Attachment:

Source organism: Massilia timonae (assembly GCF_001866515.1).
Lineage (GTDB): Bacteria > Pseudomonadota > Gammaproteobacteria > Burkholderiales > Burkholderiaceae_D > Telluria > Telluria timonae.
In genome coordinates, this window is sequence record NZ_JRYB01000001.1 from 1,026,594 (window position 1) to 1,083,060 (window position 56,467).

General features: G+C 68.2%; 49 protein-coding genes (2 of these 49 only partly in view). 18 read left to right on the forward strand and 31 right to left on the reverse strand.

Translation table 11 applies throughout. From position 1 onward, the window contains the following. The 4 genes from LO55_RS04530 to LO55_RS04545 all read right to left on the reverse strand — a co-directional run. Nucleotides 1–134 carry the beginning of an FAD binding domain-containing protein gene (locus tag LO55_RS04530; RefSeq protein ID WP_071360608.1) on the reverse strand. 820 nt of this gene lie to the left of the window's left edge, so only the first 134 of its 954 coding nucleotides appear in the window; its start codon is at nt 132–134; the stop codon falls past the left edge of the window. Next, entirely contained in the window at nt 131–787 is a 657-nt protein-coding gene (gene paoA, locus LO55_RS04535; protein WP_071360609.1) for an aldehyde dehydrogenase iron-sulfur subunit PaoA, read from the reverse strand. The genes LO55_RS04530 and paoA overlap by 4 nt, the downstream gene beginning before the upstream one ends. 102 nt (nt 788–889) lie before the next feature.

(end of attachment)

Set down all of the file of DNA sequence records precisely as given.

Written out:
Source organism: Massilia timonae (assembly GCF_001866515.1).
Lineage (GTDB): Bacteria > Pseudomonadota > Gammaproteobacteria > Burkholderiales > Burkholderiaceae_D > Telluria > Telluria timonae.
In genome coordinates, this window is sequence record NZ_JRYB01000001.1 from 1,026,594 (window position 1) to 1,083,060 (window position 56,467).

General features: G+C 68.2%; 49 protein-coding genes (2 of these 49 only partly in view). 18 read left to right on the forward strand and 31 right to left on the reverse strand.

Translation table 11 applies throughout. From position 1 onward, the window contains the following. The 4 genes from LO55_RS04530 to LO55_RS04545 all read right to left on the reverse strand — a co-directional run. Nucleotides 1–134 carry the beginning of an FAD binding domain-containing protein gene (locus tag LO55_RS04530; RefSeq protein ID WP_071360608.1) on the reverse strand. 820 nt of this gene lie to the left of the window's left edge, so only the first 134 of its 954 coding nucleotides appear in the window; its start codon is at nt 132–134; the stop codon falls past the left edge of the window. Next, entirely contained in the window at nt 131–787 is a 657-nt protein-coding gene (gene paoA, locus LO55_RS04535; protein WP_071360609.1) for an aldehyde dehydrogenase iron-sulfur subunit PaoA, read from the reverse strand. The genes LO55_RS04530 and paoA overlap by 4 nt, the downstream gene beginning before the upstream one ends. 102 nt (nt 788–889) lie before the next feature.